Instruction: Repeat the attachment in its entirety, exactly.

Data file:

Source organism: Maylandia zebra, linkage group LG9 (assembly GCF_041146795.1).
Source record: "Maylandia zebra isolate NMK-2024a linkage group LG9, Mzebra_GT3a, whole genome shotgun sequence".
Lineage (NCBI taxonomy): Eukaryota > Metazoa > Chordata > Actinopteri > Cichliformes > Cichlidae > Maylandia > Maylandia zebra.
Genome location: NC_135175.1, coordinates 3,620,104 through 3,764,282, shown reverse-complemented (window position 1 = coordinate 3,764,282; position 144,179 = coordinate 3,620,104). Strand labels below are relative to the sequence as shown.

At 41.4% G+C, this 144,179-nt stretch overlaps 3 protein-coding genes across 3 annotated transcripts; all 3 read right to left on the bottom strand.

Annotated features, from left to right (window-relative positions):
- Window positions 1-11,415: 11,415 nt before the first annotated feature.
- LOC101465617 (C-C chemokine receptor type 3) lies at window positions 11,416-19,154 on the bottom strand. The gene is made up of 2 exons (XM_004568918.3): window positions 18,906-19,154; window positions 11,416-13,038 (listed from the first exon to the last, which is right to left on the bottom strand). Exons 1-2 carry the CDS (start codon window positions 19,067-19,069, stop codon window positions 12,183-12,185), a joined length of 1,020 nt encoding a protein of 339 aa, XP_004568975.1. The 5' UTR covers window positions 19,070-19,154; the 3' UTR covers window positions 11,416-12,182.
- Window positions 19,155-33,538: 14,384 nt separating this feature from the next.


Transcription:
Source organism: Maylandia zebra, linkage group LG9 (assembly GCF_041146795.1).
Source record: "Maylandia zebra isolate NMK-2024a linkage group LG9, Mzebra_GT3a, whole genome shotgun sequence".
Lineage (NCBI taxonomy): Eukaryota > Metazoa > Chordata > Actinopteri > Cichliformes > Cichlidae > Maylandia > Maylandia zebra.
Genome location: NC_135175.1, coordinates 3,620,104 through 3,764,282, shown reverse-complemented (window position 1 = coordinate 3,764,282; position 144,179 = coordinate 3,620,104). Strand labels below are relative to the sequence as shown.

At 41.4% G+C, this 144,179-nt stretch overlaps 3 protein-coding genes across 3 annotated transcripts; all 3 read right to left on the bottom strand.

Annotated features, from left to right (window-relative positions):
- Window positions 1-11,415: 11,415 nt before the first annotated feature.
- LOC101465617 (C-C chemokine receptor type 3) lies at window positions 11,416-19,154 on the bottom strand. The gene is made up of 2 exons (XM_004568918.3): window positions 18,906-19,154; window positions 11,416-13,038 (listed from the first exon to the last, which is right to left on the bottom strand). Exons 1-2 carry the CDS (start codon window positions 19,067-19,069, stop codon window positions 12,183-12,185), a joined length of 1,020 nt encoding a protein of 339 aa, XP_004568975.1. The 5' UTR covers window positions 19,070-19,154; the 3' UTR covers window positions 11,416-12,182.
- Window positions 19,155-33,538: 14,384 nt separating this feature from the next.